Bethune was scratched and bruised, but otherwise she was uninjured. Mirabilis grimaced, revealing lips and teeth stained with blood. The old man normally strode with confidence and now was much more diminished limping forward using his wizard staff as a crutch for his twisted ankle. The dwarf tossed a large and stiff tarpaulin over the smoking wagon. It hissed and thawed in contact with the chemicals. The flames from the wagon were fully extinguished but it still exuded a hot aura of asphyxiation and dripped like a water-clock ticking away with an explosive liquid. 

Bethune ran back towards Virchow to keep her distance, but Mirabilis continued to hobble towards the wagon.

"Chill Touch..." Mirabilis whispered and touched the tarp. A sudden hissing sound accompanied a vented cloud directly at him. He staggered with a jerky motion to the side to avoid it but he stumbled on a rock. He twisted to avoid stepping into the growing puddle of nitroglycerin and fell sharply on the side of his injured leg with a sickening crack. He rolled onto his back and his chest heaved erratically.

"Ray of Frost!" Virchow shouted from a distance. A spray of icy mist shot out of a nozzle on a thick red rod. He aimed it at the base of the wagon. Hot ash swirled in the yellow air with a plume of white steam. The knockout fog receded.

"Ray of Frost! Ray of Frost! Ray of Frost! Ray of Frost! Ray of Frost!"
Virchow spammed the spell several times more, depleting the charges from his fire extinguisher. He held up his hands to signal that he was out of this spell for the day. He still had a few other cantrips including Chill Touch, but he did not dare go any closer, judging by the number of unconscious goblins, dwarves, and now a dazed cleric near the thick fog. His outstretched hands could feel the heat radiating out from the wagon, akin to a large bonfire.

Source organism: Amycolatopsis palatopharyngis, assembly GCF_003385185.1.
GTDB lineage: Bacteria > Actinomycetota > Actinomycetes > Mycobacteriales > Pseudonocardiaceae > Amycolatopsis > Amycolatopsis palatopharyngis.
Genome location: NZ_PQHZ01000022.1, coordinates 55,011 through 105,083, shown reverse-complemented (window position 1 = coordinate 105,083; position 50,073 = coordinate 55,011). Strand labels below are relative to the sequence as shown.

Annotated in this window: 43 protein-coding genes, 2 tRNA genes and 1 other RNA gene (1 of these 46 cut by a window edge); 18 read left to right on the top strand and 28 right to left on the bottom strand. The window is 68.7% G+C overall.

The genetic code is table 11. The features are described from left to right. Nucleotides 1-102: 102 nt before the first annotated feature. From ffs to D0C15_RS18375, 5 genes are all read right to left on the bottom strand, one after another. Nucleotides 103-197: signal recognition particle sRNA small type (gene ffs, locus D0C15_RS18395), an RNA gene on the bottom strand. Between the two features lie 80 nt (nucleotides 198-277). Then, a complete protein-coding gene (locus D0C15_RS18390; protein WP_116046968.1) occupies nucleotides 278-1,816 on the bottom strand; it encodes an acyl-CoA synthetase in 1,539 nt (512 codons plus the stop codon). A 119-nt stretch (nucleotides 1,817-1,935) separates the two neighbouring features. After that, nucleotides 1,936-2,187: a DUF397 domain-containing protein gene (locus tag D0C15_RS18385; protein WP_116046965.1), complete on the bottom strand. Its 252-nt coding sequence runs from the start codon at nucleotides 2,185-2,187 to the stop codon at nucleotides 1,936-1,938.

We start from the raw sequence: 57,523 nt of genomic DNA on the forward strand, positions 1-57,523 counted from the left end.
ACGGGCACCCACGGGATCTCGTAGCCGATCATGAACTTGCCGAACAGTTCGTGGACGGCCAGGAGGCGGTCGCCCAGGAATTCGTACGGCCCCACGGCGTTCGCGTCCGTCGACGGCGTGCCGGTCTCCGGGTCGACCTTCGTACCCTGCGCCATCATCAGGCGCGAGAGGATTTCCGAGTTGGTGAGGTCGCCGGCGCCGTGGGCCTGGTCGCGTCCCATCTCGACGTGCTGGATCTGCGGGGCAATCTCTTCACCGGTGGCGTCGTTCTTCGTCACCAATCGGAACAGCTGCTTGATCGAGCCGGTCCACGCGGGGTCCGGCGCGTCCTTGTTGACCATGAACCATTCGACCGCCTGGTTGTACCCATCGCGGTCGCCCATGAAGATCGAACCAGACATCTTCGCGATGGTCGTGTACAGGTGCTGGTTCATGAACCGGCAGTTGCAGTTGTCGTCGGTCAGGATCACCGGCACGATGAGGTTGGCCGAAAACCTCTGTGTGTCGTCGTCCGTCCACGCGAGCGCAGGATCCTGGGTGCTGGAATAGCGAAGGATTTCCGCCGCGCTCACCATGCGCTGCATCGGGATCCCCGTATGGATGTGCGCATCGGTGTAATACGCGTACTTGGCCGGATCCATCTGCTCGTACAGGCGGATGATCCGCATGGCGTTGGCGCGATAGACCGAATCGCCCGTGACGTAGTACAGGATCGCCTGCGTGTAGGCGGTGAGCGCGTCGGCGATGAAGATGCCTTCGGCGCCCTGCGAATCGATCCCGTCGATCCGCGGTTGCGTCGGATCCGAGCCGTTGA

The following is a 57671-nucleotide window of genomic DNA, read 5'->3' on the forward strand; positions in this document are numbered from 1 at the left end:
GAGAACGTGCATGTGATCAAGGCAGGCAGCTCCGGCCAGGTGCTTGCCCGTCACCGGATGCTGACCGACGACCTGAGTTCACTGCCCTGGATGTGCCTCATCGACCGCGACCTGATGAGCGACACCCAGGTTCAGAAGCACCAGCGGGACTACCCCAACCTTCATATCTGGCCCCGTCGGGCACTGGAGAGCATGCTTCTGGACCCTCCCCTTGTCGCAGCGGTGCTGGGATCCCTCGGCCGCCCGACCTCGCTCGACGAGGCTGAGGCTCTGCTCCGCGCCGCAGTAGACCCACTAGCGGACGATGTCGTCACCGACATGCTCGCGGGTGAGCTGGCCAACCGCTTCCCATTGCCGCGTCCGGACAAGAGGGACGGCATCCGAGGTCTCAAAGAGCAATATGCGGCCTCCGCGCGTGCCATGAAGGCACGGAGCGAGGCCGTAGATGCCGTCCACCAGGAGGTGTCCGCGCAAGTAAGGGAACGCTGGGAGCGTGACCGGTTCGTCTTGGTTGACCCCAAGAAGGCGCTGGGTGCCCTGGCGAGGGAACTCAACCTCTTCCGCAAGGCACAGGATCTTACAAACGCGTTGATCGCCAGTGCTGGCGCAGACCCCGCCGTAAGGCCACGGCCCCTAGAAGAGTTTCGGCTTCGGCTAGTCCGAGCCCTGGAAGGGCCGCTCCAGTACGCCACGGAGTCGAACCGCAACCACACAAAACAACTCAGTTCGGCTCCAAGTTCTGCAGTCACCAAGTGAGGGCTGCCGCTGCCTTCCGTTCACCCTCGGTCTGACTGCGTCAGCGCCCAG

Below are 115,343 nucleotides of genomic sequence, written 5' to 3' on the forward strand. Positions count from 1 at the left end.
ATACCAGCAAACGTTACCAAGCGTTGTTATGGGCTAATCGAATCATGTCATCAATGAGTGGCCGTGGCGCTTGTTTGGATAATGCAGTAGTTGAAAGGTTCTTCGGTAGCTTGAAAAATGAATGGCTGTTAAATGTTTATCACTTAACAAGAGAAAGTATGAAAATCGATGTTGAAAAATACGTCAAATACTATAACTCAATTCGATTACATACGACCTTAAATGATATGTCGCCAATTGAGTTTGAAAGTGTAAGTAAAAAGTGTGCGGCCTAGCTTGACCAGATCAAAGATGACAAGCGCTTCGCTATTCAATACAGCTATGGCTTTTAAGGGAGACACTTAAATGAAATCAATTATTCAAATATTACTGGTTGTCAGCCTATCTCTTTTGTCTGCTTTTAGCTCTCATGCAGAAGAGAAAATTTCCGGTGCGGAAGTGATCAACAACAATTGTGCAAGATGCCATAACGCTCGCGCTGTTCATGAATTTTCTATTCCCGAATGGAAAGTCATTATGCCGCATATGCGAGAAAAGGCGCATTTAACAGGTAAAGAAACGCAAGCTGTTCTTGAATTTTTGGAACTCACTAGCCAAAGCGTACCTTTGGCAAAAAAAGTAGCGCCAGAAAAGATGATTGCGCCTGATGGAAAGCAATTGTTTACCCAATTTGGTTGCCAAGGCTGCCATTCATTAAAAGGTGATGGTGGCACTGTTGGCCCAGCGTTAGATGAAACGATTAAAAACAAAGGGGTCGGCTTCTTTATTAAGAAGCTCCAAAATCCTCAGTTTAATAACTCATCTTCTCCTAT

The wagon creaked and groaned. Something shifted inside and thumped with a hiss and a crackle. Mirabilis winced, but there was no explosion.

"The wagon floor ... break any moment," rasped Mirabilis. His teeth were stained crimson and his right leg was bent at an unnatural angle. "Can't get away in time... need to cast last spell." He coughed up some red spittle.

Virchow frowned. It was an odd call-back to their earlier bedtime story with Osler. Last Spell... "Color Spray?" He shook his head. No, that would not help at all. He couldn't think of any spells that would extinguish a bonfire. It was almost like Mirabilis was telling him that -- 

Mirabilis gripped his channeling staff with two hands. His shoulders heaved silently.

"Presliti...Plestidilita... " His face went tight and he spat out the dangling piece of his tongue. The wagon shifted and shuddered, crumpling internally. "Prestidili..."

Virchow's eyes widened in horror. Presto was versatile, but still very simple with strict limitations. It could snuff out a fire, but only up to the size of a small campfire, no larger. Cantrips were designed to manipulate a maximum of 500 kilocalories. No currently known spells were built to handle something a million times larger! Virchow guessed that Mirabilis intended to channel the equivalent of several gigacalories of mana into the wagon-sized cindering bonfire made of dwarven alchemical fire. Even with a proper channeling device and a massive mana pool, a terrible sacrifice would have to be made.

Mirabilis locked gazes with Virchow.

"Prestidigitation." The wizard staff whumped once and shuddered. Mana began to concentrate into a gleaming point between Mirabilis' hands. 

A strong gust of wind forced the stunned Virchow to stumble forward. He saw dust and fog draining radially inward from in all directions with the wagon as the center point. Then his ears popped and he felt the air rush out of his lungsThe clinging yellow fog hit an invisible barrier and began to coalesce around the wagon and harden.